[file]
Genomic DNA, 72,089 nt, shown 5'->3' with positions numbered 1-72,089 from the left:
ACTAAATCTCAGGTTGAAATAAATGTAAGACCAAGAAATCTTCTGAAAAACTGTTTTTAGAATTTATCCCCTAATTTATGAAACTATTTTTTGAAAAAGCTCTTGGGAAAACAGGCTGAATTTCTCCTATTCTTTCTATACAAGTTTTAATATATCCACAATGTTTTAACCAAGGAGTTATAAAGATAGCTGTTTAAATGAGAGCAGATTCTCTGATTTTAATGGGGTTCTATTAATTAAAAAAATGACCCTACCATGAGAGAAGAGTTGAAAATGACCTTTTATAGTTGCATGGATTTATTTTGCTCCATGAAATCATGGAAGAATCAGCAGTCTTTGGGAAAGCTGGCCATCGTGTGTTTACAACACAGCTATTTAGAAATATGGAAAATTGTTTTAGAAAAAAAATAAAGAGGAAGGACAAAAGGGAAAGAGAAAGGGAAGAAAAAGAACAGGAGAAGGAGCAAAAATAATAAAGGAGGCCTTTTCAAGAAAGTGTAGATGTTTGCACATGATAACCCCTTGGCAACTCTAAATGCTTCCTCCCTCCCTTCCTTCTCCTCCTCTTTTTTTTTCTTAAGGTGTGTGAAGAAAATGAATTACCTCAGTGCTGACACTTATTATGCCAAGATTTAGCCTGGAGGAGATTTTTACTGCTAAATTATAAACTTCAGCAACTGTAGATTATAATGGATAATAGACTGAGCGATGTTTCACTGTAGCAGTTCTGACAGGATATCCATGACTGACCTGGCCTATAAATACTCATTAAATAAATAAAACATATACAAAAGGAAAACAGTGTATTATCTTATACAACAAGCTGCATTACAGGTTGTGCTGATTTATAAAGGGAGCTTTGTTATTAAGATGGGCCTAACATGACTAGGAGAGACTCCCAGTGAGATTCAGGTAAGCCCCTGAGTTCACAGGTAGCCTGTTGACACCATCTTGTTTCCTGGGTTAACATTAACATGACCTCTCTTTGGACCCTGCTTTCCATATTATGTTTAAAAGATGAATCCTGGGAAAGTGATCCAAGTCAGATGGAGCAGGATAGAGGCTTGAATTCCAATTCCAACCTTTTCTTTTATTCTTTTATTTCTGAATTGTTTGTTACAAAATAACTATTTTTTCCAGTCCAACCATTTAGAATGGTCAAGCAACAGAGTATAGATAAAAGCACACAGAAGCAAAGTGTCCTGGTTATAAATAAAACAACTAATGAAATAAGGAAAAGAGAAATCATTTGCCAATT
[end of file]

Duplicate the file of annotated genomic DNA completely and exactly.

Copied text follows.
Genomic DNA, 72,089 nt, shown 5'->3' with positions numbered 1-72,089 from the left:
ACTAAATCTCAGGTTGAAATAAATGTAAGACCAAGAAATCTTCTGAAAAACTGTTTTTAGAATTTATCCCCTAATTTATGAAACTATTTTTTGAAAAAGCTCTTGGGAAAACAGGCTGAATTTCTCCTATTCTTTCTATACAAGTTTTAATATATCCACAATGTTTTAACCAAGGAGTTATAAAGATAGCTGTTTAAATGAGAGCAGATTCTCTGATTTTAATGGGGTTCTATTAATTAAAAAAATGACCCTACCATGAGAGAAGAGTTGAAAATGACCTTTTATAGTTGCATGGATTTATTTTGCTCCATGAAATCATGGAAGAATCAGCAGTCTTTGGGAAAGCTGGCCATCGTGTGTTTACAACACAGCTATTTAGAAATATGGAAAATTGTTTTAGAAAAAAAATAAAGAGGAAGGACAAAAGGGAAAGAGAAAGGGAAGAAAAAGAACAGGAGAAGGAGCAAAAATAATAAAGGAGGCCTTTTCAAGAAAGTGTAGATGTTTGCACATGATAACCCCTTGGCAACTCTAAATGCTTCCTCCCTCCCTTCCTTCTCCTCCTCTTTTTTTTTCTTAAGGTGTGTGAAGAAAATGAATTACCTCAGTGCTGACACTTATTATGCCAAGATTTAGCCTGGAGGAGATTTTTACTGCTAAATTATAAACTTCAGCAACTGTAGATTATAATGGATAATAGACTGAGCGATGTTTCACTGTAGCAGTTCTGACAGGATATCCATGACTGACCTGGCCTATAAATACTCATTAAATAAATAAAACATATACAAAAGGAAAACAGTGTATTATCTTATACAACAAGCTGCATTACAGGTTGTGCTGATTTATAAAGGGAGCTTTGTTATTAAGATGGGCCTAACATGACTAGGAGAGACTCCCAGTGAGATTCAGGTAAGCCCCTGAGTTCACAGGTAGCCTGTTGACACCATCTTGTTTCCTGGGTTAACATTAACATGACCTCTCTTTGGACCCTGCTTTCCATATTATGTTTAAAAGATGAATCCTGGGAAAGTGATCCAAGTCAGATGGAGCAGGATAGAGGCTTGAATTCCAATTCCAACCTTTTCTTTTATTCTTTTATTTCTGAATTGTTTGTTACAAAATAACTATTTTTTCCAGTCCAACCATTTAGAATGGTCAAGCAACAGAGTATAGATAAAAGCACACAGAAGCAAAGTGTCCTGGTTATAAATAAAACAACTAATGAAATAAGGAAAAGAGAAATCATTTGCCAATT